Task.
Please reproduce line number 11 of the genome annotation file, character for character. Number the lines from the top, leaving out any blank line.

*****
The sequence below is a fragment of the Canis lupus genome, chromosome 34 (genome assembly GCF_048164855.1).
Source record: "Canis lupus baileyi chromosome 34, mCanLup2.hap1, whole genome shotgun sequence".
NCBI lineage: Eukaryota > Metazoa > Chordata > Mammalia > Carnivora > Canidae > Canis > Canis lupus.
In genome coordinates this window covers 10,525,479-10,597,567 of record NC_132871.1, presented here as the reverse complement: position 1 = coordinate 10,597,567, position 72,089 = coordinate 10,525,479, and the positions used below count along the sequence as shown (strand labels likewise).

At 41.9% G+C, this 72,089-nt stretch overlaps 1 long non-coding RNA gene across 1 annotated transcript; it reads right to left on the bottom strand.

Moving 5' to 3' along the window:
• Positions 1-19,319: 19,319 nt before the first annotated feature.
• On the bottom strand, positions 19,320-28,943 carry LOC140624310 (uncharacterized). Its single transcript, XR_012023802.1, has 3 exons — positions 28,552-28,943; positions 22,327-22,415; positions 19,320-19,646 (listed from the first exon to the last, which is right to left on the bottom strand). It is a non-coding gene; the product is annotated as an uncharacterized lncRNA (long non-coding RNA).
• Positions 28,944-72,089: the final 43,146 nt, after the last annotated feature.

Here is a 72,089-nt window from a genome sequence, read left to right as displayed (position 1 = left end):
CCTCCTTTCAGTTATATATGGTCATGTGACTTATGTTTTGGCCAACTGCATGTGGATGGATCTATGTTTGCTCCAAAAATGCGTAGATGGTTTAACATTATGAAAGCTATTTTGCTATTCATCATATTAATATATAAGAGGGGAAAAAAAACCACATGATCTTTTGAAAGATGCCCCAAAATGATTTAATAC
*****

CCTCCTTTCAGTTATATATGGTCATGTGACTTATGTTTTGGCCAACTGCATGTGGATGGATCTATGTTTGCTCCAAAAATGCGTAGATGGTTTAACATTATGAAAGCTATTTTGCTATTCATCATATTAATATATAAGAGGGGAAAAAAAACCACATGATCTTTTGAAAGATGCCCCAAAATGATTTAATAC